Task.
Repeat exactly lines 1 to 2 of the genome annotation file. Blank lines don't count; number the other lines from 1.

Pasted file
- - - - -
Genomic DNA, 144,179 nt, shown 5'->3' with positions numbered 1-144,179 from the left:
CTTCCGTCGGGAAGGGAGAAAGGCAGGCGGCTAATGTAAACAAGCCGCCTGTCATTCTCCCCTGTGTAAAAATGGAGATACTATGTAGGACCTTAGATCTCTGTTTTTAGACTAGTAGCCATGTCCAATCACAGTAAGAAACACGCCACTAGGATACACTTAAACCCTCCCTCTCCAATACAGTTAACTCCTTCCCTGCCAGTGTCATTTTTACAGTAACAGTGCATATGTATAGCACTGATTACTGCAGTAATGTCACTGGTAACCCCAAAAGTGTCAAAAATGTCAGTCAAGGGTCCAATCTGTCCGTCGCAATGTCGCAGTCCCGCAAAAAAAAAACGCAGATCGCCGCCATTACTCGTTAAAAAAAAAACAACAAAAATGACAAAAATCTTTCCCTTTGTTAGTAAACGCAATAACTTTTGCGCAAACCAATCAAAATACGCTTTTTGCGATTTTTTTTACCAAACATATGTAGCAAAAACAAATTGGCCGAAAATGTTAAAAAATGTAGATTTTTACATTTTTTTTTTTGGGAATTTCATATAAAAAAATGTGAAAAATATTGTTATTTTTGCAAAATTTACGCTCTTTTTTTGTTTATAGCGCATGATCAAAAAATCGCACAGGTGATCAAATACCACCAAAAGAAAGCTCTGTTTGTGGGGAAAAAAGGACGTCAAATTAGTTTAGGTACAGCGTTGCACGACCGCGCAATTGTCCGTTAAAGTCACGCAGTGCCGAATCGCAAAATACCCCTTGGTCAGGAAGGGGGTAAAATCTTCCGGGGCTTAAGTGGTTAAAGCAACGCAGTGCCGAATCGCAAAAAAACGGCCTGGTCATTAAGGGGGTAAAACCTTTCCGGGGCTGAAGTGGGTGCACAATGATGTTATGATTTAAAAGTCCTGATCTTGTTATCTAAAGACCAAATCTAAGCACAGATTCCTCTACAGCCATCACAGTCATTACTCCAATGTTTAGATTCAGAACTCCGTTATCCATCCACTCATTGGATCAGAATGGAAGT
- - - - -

Genomic DNA, 144,179 nt, shown 5'->3' with positions numbered 1-144,179 from the left:
CTTCCGTCGGGAAGGGAGAAAGGCAGGCGGCTAATGTAAACAAGCCGCCTGTCATTCTCCCCTGTGTAAAAATGGAGATACTATGTAGGACCTTAGATCTCTGTTTTTAGACTAGTAGCCATGTCCAATCACAGTAAGAAACACGCCACTAGGATACACTTAAACCCTCCCTCTCCAATACAGTTAACTCCTTCCCTGCCAGTGTCATTTTTACAGTAACAGTGCATATGTATAGCACTGATTACTGCAGTAATGTCACTGGTAACCCCAAAAGTGTCAAAAATGTCAGTCAAGGGTCCAATCTGTCCGTCGCAATGTCGCAGTCCCGCAAAAAAAAAACGCAGATCGCCGCCATTACTCGTTAAAAAAAAAACAACAAAAATGACAAAAATCTTTCCCTTTGTTAGTAAACGCAATAACTTTTGCGCAAACCAATCAAAATACGCTTTTTGCGATTTTTTTTACCAAACATATGTAGCAAAAACAAATTGGCCGAAAATGTTAAAAAATGTAGATTTTTACATTTTTTTTTTTGGGAATTTCATATAAAAAAATGTGAAAAATATTGTTATTTTTGCAAAATTTACGCTCTTTTTTTGTTTATAGCGCATGATCAAAAAATCGCACAGGTGATCAAATACCACCAAAAGAAAGCTCTGTTTGTGGGGAAAAAAGGACGTCAAATTAGTTTAGGTACAGCGTTGCACGACCGCGCAATTGTCCGTTAAAGTCACGCAGTGCCGAATCGCAAAATACCCCTTGGTCAGGAAGGGGGTAAAATCTTCCGGGGCTTAAGTGGTTAAAGCAACGCAGTGCCGAATCGCAAAAAAACGGCCTGGTCATTAAGGGGGTAAAACCTTTCCGGGGCTGAAGTGGGTGCACAATGATGTTATGATTTAAAAGTCCTGATCTTGTTATCTAAAGACCAAATCTAAGCACAGATTCCTCTACAGCCATCACAGTCATTACTCCAATGTTTAGATTCAGAACTCCGTTATCCATCCACTCATTGGATCAGAATGGAAGT